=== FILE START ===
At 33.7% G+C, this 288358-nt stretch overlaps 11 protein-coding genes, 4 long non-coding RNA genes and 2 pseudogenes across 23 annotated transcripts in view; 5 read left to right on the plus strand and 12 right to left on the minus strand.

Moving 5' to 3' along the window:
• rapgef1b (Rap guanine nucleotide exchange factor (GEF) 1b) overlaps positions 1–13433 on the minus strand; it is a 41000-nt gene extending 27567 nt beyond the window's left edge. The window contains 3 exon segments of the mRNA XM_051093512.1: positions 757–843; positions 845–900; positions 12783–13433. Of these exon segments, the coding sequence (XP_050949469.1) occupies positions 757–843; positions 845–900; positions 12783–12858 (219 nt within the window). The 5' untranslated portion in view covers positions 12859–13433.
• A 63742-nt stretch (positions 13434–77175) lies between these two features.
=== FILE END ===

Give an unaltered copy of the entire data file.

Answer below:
At 33.7% G+C, this 288358-nt stretch overlaps 11 protein-coding genes, 4 long non-coding RNA genes and 2 pseudogenes across 23 annotated transcripts in view; 5 read left to right on the plus strand and 12 right to left on the minus strand.

Moving 5' to 3' along the window:
• rapgef1b (Rap guanine nucleotide exchange factor (GEF) 1b) overlaps positions 1–13433 on the minus strand; it is a 41000-nt gene extending 27567 nt beyond the window's left edge. The window contains 3 exon segments of the mRNA XM_051093512.1: positions 757–843; positions 845–900; positions 12783–13433. Of these exon segments, the coding sequence (XP_050949469.1) occupies positions 757–843; positions 845–900; positions 12783–12858 (219 nt within the window). The 5' untranslated portion in view covers positions 12859–13433.
• A 63742-nt stretch (positions 13434–77175) lies between these two features.